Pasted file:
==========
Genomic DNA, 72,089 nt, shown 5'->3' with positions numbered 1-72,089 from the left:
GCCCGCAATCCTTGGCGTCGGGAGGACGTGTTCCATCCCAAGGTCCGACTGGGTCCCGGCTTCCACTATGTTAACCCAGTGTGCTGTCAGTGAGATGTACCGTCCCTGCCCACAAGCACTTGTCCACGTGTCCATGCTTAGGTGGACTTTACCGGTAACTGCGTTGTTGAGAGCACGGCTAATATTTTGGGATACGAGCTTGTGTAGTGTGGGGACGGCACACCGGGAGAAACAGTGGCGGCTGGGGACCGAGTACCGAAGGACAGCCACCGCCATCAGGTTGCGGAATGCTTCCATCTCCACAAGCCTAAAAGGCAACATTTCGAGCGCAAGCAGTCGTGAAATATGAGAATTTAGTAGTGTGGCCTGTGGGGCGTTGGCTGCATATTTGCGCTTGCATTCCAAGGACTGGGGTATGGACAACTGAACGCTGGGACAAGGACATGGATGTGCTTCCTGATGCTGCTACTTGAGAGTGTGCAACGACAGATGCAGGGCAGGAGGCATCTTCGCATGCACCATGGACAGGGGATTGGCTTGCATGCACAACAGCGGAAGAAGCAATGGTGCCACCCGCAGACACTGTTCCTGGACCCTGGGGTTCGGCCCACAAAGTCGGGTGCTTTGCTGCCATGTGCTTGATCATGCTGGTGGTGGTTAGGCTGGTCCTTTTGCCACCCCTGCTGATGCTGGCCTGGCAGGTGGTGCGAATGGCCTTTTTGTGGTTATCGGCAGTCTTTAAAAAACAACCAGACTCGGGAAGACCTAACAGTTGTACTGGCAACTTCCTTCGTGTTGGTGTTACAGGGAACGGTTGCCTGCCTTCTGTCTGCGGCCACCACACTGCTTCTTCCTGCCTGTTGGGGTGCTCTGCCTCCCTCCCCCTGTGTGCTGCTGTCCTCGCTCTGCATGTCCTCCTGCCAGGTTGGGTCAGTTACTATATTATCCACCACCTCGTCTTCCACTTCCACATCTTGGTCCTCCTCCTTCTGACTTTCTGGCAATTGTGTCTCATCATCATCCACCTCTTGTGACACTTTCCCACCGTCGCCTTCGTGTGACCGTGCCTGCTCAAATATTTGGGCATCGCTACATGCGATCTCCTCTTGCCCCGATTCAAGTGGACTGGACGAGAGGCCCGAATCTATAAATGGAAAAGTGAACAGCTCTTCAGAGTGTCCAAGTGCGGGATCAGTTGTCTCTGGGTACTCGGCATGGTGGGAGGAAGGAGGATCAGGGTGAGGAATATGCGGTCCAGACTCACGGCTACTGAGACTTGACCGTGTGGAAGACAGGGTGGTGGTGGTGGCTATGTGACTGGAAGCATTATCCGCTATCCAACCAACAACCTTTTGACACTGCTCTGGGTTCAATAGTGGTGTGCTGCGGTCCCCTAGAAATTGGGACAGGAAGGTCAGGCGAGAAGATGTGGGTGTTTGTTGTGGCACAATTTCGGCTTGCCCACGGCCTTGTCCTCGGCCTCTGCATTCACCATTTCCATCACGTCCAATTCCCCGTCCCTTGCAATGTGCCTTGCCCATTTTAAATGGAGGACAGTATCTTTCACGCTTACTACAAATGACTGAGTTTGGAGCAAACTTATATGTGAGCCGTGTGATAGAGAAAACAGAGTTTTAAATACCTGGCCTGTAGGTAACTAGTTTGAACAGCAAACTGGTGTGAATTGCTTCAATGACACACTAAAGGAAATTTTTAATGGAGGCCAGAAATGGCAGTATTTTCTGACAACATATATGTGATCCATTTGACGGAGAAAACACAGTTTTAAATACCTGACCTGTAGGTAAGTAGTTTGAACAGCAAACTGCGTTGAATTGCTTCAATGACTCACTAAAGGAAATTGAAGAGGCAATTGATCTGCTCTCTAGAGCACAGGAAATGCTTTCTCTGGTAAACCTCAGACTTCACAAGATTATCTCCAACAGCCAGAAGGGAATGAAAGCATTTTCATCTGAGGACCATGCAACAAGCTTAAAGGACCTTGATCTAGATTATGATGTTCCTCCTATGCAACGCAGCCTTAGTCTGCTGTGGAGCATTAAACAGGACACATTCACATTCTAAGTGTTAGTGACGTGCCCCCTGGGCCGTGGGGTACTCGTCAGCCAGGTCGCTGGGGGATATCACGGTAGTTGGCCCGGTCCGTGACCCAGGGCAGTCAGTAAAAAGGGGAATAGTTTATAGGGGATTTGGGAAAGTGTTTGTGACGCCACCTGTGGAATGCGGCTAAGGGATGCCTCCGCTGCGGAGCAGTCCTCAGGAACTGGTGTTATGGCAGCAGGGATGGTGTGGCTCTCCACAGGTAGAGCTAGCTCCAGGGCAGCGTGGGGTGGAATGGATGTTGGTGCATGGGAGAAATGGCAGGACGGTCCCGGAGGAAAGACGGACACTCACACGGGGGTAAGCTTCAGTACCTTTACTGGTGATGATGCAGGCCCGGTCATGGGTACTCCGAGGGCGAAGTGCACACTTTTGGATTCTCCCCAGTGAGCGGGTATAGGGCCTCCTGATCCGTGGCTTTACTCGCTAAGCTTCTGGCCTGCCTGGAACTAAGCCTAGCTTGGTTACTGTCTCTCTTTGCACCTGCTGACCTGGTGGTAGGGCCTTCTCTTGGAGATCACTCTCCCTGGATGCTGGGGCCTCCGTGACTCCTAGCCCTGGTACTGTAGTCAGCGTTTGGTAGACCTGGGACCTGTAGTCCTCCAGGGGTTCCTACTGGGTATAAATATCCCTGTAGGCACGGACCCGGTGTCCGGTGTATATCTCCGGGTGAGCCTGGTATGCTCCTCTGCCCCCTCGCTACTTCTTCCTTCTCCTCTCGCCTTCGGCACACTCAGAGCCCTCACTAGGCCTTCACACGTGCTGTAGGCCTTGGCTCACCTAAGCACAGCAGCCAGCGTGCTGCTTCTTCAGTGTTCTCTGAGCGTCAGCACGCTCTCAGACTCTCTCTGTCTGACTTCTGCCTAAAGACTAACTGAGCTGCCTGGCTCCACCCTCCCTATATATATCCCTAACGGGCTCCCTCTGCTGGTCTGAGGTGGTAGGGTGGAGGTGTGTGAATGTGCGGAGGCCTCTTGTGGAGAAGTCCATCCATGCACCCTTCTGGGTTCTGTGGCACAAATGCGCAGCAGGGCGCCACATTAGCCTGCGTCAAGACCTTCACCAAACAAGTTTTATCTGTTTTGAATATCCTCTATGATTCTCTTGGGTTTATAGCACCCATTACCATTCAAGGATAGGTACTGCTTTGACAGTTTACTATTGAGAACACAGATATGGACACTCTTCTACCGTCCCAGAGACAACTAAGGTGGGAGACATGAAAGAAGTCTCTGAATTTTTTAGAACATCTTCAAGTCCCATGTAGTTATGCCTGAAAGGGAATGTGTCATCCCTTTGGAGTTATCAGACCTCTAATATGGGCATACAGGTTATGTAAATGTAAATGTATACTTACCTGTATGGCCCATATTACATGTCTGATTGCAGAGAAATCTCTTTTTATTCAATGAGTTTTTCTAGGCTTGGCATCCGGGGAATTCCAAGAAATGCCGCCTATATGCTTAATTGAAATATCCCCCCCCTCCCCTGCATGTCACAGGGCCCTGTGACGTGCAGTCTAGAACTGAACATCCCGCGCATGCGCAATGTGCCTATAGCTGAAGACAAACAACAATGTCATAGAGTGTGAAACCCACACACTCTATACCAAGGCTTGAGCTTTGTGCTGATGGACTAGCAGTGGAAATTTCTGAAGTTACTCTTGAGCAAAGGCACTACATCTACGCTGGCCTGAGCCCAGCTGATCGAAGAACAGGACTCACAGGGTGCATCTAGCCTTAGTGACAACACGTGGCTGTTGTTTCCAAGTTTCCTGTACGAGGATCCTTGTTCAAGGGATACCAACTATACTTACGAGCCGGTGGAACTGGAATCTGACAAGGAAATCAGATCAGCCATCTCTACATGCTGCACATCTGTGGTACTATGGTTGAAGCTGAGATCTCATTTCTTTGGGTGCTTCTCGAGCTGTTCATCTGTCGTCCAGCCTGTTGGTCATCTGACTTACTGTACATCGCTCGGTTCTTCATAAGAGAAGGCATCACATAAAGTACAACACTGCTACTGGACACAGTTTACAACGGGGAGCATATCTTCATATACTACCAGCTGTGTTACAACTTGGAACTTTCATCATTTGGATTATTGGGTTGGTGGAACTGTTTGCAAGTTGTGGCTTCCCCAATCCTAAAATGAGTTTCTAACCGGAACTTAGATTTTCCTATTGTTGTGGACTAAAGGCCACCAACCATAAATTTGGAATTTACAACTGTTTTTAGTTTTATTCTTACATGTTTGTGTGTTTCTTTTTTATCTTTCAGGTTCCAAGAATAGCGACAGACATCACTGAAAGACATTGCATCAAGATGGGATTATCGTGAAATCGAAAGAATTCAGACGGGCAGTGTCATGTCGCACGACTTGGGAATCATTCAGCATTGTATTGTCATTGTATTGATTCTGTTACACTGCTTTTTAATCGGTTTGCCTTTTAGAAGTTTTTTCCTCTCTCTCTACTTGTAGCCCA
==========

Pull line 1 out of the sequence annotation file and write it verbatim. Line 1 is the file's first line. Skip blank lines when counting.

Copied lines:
Genomic DNA, 72,089 nt, shown 5'->3' with positions numbered 1-72,089 from the left: